Padise Manor is an 18th century historic mansion housing a boutique hotel and restaurant in the countryside of Estonia. The manor house sits just 25 meters away from the extraordinary 14th century Padise monastery ruins.
The history of the von Ramm family and this estate begins in 1622 when King Gustav Adolf II of Sweden granted the Padise monastery ruins and surrounding land to Thomas von Ramm as a gift. The manor house, itself, was built in 1780 when the von Ramm dwelling inside the Padise Monastery burned. The von Ramm family bought back Padise Manor in the late 1990’s and currently soley owns and manages the property.
The Padise Manor Restaurant features Estonian cuisine and seating is available inside the manor’s halls or outside on a large terrace which faces the Padise Monastery ruins. The Padise Manor Hotel features 20 hotel rooms for anyone seeking a truly luxurious manor experience in the Estonian countryside.References:
Hluboká Castle (Schloss Frauenberg) is considered one of the most beautiful castles in the Czech Republic. In the second half of the 13th century, a Gothic castle was built at the site. During its history, the castle was rebuilt several times. It was first expanded during the Renaissance period, then rebuilt into a Baroque castle at the order of Adam Franz von Schwarzenberg in the beginning of the 18th century. It reached its current appearance during the 19th century, when Johann Adolf II von Schwarzenberg ordered the reconstruction of the castle in the romantic style of England's Windsor Castle.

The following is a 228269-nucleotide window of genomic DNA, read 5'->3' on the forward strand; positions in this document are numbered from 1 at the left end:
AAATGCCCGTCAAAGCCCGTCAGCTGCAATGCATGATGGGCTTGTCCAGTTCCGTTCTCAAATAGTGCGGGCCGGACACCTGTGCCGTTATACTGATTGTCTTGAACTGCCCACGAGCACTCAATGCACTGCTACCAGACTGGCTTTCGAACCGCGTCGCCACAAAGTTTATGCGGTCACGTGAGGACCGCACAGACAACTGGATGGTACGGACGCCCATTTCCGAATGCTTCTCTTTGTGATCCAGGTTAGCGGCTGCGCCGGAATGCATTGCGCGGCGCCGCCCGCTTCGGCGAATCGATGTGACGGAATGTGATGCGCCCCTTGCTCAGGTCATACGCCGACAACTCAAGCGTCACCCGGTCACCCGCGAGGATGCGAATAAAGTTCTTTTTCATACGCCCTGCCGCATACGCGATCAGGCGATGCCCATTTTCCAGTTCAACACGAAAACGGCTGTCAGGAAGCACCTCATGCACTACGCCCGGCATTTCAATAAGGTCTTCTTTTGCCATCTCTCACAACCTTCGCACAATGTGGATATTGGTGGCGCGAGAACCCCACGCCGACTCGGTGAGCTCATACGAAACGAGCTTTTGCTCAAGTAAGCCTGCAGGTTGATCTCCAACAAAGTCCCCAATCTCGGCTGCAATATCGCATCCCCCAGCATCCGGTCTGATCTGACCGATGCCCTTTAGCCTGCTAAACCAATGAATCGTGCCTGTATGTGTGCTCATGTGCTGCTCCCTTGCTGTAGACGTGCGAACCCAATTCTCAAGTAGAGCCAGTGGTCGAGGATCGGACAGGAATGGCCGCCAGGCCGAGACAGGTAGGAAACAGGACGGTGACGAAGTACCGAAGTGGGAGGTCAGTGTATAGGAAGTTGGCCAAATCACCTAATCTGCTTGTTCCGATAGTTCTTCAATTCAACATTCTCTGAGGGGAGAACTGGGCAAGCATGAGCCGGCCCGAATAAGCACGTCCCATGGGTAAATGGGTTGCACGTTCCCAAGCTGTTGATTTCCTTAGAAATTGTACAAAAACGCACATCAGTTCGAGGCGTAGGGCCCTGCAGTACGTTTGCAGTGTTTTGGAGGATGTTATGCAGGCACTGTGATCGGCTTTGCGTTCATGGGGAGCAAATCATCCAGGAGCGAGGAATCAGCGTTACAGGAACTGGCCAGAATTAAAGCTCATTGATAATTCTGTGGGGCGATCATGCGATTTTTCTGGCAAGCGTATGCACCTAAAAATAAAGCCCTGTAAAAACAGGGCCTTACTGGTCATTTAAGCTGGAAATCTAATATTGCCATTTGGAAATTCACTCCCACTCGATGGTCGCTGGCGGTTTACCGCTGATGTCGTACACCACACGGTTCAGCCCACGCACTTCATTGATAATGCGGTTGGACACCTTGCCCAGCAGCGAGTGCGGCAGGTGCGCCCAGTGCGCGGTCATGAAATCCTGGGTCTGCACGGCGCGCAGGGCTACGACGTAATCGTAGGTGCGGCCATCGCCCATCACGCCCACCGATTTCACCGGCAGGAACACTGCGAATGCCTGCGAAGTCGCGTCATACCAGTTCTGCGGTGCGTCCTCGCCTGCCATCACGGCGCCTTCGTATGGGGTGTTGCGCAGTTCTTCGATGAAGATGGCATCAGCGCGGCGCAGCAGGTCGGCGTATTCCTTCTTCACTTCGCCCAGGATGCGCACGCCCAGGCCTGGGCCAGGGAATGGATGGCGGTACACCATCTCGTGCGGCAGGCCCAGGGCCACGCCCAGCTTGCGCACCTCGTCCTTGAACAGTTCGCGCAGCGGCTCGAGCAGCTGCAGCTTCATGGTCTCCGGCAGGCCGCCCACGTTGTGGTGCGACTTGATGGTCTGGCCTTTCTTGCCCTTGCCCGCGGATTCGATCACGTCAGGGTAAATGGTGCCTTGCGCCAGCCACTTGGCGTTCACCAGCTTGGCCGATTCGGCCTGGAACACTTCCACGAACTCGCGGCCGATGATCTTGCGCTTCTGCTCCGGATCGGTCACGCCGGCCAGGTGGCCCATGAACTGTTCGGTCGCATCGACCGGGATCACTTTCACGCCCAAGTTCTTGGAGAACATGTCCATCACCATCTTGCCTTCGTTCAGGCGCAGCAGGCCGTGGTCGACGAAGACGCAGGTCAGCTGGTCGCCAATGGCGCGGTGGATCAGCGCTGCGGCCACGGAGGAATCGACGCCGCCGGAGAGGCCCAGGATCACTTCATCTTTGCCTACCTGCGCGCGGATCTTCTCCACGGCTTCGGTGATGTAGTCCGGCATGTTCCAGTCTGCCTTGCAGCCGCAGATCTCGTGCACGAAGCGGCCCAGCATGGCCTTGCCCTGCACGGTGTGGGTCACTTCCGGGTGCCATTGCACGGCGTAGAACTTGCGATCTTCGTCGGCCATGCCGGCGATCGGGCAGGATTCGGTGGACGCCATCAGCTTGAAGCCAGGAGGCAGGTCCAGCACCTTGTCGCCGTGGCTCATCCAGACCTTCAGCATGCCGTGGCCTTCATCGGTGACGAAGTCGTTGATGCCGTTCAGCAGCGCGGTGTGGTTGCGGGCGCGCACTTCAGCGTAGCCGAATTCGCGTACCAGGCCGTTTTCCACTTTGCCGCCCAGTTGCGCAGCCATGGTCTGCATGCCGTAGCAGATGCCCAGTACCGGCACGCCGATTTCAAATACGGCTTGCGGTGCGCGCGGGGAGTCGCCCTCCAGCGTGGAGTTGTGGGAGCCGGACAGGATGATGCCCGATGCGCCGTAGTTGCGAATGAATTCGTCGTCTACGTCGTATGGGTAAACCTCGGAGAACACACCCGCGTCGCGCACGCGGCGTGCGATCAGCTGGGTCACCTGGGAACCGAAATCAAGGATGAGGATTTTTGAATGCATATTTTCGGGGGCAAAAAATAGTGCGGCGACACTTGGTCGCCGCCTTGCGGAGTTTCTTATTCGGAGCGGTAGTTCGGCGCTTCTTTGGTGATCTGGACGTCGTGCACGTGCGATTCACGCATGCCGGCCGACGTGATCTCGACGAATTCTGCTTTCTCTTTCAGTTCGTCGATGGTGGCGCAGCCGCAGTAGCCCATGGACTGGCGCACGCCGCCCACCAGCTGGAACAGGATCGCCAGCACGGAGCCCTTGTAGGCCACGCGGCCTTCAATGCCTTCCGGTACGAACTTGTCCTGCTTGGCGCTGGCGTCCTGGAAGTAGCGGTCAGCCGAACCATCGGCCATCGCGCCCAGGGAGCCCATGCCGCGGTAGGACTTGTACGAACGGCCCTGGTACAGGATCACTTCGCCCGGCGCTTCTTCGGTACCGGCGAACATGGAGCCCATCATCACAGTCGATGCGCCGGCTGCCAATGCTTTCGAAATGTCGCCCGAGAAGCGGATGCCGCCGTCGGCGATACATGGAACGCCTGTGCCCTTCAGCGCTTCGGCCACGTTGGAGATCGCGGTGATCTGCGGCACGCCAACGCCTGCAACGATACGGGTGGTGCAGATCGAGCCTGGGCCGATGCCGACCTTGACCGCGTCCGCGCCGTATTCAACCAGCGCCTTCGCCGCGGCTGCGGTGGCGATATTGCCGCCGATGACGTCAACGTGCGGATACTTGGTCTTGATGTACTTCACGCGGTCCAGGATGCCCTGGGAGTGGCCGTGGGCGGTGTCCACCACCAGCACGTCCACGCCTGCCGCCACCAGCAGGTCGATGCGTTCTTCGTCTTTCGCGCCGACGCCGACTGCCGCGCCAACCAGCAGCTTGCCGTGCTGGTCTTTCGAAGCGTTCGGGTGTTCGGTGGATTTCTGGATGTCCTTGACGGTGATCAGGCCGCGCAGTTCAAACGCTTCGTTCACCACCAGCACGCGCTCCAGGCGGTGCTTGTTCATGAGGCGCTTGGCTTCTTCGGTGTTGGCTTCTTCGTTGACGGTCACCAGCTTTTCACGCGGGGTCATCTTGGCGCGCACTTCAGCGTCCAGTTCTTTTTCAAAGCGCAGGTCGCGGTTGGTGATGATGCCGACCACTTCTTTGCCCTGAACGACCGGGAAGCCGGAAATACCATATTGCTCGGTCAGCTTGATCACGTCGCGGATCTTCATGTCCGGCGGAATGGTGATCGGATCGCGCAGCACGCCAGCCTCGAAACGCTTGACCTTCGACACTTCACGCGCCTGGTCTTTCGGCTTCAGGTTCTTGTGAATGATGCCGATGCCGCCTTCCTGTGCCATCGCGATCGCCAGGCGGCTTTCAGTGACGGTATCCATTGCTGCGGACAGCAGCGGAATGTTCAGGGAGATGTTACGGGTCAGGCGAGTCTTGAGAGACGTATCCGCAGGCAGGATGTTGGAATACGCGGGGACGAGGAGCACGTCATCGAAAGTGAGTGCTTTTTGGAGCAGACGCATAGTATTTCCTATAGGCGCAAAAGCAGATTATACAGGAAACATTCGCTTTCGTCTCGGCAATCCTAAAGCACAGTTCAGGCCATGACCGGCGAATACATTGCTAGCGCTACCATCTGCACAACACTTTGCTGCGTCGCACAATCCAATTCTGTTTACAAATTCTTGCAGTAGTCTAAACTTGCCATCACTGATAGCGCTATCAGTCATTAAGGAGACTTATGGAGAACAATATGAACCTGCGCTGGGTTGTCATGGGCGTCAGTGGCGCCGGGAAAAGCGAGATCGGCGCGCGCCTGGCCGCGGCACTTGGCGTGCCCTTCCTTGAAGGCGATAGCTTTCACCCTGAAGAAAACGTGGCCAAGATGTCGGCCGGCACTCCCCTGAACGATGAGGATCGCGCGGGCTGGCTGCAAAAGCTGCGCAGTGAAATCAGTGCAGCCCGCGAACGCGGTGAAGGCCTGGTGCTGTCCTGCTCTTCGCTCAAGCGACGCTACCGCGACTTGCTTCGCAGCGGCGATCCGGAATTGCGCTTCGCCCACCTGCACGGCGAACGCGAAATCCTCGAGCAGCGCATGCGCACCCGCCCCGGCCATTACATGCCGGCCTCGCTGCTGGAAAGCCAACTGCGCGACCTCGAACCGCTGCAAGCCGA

The Schwarzenbergs lived in Hluboká until the end of 1939, when the last owner (Adolph Schwarzenberg) emigrated overseas to escape from the Nazis. The Schwarzenbergs lost all of their Czech property through a special legislative Act, the Lex Schwarzenberg, in 1947.
The original royal castle of Přemysl Otakar II from the second half of the 13th century was rebuilt at the end of the 16th century by the Lords of Hradec. It received its present appearance under Count Jan Adam of Schwarzenberg. According to the English Windsor example, architects Franz Beer and F. Deworetzky built a Romantic Neo-Gothic chateau, surrounded by a 1.9 square kilometres English park here in the years 1841 to 1871. In 1940, the castle was seized from the last owner, Adolph Schwarzenberg by the Gestapo and confiscated by the government of Czechoslovakia after the end of World War II. The castle is open to public. There is a winter garden and riding-hall where the Southern Bohemian gallery exhibitions have been housed since 1956.